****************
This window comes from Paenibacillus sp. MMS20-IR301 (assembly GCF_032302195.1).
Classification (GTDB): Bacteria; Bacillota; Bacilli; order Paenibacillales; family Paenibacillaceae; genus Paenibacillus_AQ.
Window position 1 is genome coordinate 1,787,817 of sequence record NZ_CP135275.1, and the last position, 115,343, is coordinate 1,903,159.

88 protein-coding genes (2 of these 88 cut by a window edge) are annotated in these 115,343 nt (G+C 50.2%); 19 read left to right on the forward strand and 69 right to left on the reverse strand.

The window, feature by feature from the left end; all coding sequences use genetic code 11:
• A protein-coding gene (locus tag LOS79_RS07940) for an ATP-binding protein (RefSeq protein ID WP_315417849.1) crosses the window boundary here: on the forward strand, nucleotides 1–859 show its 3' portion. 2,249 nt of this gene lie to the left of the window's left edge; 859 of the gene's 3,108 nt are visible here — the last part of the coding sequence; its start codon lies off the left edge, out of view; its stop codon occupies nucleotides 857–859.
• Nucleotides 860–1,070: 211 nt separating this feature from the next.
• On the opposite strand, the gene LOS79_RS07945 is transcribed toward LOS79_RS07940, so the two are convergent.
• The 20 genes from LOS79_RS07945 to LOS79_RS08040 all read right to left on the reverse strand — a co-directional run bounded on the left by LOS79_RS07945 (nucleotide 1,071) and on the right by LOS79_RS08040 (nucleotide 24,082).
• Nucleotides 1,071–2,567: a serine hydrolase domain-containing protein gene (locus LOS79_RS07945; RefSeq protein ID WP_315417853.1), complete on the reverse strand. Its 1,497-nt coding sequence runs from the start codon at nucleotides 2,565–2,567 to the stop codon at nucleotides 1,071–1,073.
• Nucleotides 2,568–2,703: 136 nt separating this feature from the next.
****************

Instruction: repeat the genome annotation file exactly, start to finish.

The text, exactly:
This window comes from Paenibacillus sp. MMS20-IR301 (assembly GCF_032302195.1).
Classification (GTDB): Bacteria; Bacillota; Bacilli; order Paenibacillales; family Paenibacillaceae; genus Paenibacillus_AQ.
Window position 1 is genome coordinate 1,787,817 of sequence record NZ_CP135275.1, and the last position, 115,343, is coordinate 1,903,159.

88 protein-coding genes (2 of these 88 cut by a window edge) are annotated in these 115,343 nt (G+C 50.2%); 19 read left to right on the forward strand and 69 right to left on the reverse strand.

The window, feature by feature from the left end; all coding sequences use genetic code 11:
• A protein-coding gene (locus tag LOS79_RS07940) for an ATP-binding protein (RefSeq protein ID WP_315417849.1) crosses the window boundary here: on the forward strand, nucleotides 1–859 show its 3' portion. 2,249 nt of this gene lie to the left of the window's left edge; 859 of the gene's 3,108 nt are visible here — the last part of the coding sequence; its start codon lies off the left edge, out of view; its stop codon occupies nucleotides 857–859.
• Nucleotides 860–1,070: 211 nt separating this feature from the next.
• On the opposite strand, the gene LOS79_RS07945 is transcribed toward LOS79_RS07940, so the two are convergent.
• The 20 genes from LOS79_RS07945 to LOS79_RS08040 all read right to left on the reverse strand — a co-directional run bounded on the left by LOS79_RS07945 (nucleotide 1,071) and on the right by LOS79_RS08040 (nucleotide 24,082).
• Nucleotides 1,071–2,567: a serine hydrolase domain-containing protein gene (locus LOS79_RS07945; RefSeq protein ID WP_315417853.1), complete on the reverse strand. Its 1,497-nt coding sequence runs from the start codon at nucleotides 2,565–2,567 to the stop codon at nucleotides 1,071–1,073.
• Nucleotides 2,568–2,703: 136 nt separating this feature from the next.